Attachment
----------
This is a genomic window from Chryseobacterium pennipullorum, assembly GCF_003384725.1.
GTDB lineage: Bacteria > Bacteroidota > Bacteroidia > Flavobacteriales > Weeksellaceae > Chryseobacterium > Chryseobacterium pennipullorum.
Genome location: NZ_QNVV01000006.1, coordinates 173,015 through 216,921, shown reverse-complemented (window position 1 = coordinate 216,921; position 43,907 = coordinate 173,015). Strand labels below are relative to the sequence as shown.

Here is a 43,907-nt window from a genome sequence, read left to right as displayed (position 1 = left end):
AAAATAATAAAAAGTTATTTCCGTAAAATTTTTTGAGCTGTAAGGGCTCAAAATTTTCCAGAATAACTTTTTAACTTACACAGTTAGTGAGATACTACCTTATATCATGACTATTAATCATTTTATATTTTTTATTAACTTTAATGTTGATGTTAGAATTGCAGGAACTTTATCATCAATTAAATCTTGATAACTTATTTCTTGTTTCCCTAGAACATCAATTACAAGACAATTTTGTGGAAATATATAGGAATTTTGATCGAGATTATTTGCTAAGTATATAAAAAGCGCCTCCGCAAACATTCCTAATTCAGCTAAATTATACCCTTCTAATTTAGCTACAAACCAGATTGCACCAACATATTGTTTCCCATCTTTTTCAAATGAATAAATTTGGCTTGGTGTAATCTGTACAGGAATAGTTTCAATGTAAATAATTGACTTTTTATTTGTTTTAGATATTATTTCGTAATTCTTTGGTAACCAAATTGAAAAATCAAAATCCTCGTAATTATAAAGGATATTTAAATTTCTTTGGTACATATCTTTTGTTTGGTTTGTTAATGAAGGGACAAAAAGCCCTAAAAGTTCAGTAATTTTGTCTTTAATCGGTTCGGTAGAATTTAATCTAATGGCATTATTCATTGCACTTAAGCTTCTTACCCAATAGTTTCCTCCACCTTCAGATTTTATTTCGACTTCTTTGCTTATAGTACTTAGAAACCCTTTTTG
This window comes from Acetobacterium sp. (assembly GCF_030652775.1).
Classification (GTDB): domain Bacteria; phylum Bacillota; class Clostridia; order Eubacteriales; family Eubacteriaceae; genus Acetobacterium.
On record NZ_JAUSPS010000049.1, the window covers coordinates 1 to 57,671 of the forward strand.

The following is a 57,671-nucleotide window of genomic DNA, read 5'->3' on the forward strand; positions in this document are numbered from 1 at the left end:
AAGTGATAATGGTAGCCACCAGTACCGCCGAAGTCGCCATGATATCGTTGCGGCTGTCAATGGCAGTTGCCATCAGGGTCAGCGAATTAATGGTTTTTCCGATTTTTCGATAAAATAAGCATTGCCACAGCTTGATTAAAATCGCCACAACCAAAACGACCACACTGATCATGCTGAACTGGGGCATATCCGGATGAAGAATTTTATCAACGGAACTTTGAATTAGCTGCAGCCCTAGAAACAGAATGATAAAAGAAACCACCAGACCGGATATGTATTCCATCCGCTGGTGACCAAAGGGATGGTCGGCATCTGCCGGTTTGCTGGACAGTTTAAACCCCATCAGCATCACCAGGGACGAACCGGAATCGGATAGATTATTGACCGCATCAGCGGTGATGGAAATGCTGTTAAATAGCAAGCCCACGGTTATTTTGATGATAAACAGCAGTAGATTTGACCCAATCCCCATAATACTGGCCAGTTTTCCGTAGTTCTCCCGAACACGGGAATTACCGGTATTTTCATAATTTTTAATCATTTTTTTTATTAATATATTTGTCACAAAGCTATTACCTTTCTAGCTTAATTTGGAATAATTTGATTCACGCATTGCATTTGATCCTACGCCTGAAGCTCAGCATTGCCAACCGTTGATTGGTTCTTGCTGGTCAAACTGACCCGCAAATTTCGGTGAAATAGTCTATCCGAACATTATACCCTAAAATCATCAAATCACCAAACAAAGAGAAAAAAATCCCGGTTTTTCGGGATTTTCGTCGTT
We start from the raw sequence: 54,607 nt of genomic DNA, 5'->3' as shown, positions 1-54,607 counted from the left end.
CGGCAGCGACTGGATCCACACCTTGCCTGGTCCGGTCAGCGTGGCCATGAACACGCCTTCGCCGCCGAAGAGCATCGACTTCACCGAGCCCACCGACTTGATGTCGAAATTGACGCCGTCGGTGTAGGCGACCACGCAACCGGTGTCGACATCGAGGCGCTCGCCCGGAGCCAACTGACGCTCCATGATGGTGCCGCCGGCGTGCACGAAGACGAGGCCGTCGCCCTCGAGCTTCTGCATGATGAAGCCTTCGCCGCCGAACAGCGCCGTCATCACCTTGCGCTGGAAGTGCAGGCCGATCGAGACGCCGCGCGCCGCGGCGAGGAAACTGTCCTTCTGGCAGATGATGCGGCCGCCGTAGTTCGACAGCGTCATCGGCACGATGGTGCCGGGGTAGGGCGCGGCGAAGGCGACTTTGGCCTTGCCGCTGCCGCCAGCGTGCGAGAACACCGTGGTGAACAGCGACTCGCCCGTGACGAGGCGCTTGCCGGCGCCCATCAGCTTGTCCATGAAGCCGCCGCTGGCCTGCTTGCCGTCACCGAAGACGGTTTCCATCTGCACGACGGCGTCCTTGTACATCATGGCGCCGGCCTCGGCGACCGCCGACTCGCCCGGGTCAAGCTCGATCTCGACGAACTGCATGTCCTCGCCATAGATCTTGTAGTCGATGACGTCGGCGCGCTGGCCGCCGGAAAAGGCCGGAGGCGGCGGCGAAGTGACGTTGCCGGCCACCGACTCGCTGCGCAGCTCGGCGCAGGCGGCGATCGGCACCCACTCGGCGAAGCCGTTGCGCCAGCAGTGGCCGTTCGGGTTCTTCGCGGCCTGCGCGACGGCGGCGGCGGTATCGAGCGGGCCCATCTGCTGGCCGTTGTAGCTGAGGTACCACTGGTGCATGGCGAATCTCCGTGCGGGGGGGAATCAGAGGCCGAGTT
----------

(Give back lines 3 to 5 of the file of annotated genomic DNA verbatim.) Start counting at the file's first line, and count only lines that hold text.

Genome location: NZ_QNVV01000006.1, coordinates 173,015 through 216,921, shown reverse-complemented (window position 1 = coordinate 216,921; position 43,907 = coordinate 173,015). Strand labels below are relative to the sequence as shown.

Here is a 43,907-nt window from a genome sequence, read left to right as displayed (position 1 = left end):
AAAATAATAAAAAGTTATTTCCGTAAAATTTTTTGAGCTGTAAGGGCTCAAAATTTTCCAGAATAACTTTTTAACTTACACAGTTAGTGAGATACTACCTTATATCATGACTATTAATCATTTTATATTTTTTATTAACTTTAATGTTGATGTTAGAATTGCAGGAACTTTATCATCAATTAAATCTTGATAACTTATTTCTTGTTTCCCTAGAACATCAATTACAAGACAATTTTGTGGAAATATATAGGAATTTTGATCGAGATTATTTGCTAAGTATATAAAAAGCGCCTCCGCAAACATTCCTAATTCAGCTAAATTATACCCTTCTAATTTAGCTACAAACCAGATTGCACCAACATATTGTTTCCCATCTTTTTCAAATGAATAAATTTGGCTTGGTGTAATCTGTACAGGAATAGTTTCAATGTAAATAATTGACTTTTTATTTGTTTTAGATATTATTTCGTAATTCTTTGGTAACCAAATTGAAAAATCAAAATCCTCGTAATTATAAAGGATATTTAAATTTCTTTGGTACATATCTTTTGTTTGGTTTGTTAATGAAGGGACAAAAAGCCCTAAAAGTTCAGTAATTTTGTCTTTAATCGGTTCGGTAGAATTTAATCTAATGGCATTATTCATTGCACTTAAGCTTCTTACCCAATAGTTTCCTCCACCTTCAGATTTTATTTCGACTTCTTTGCTTATAGTACTTAGAAACCCTTTTTG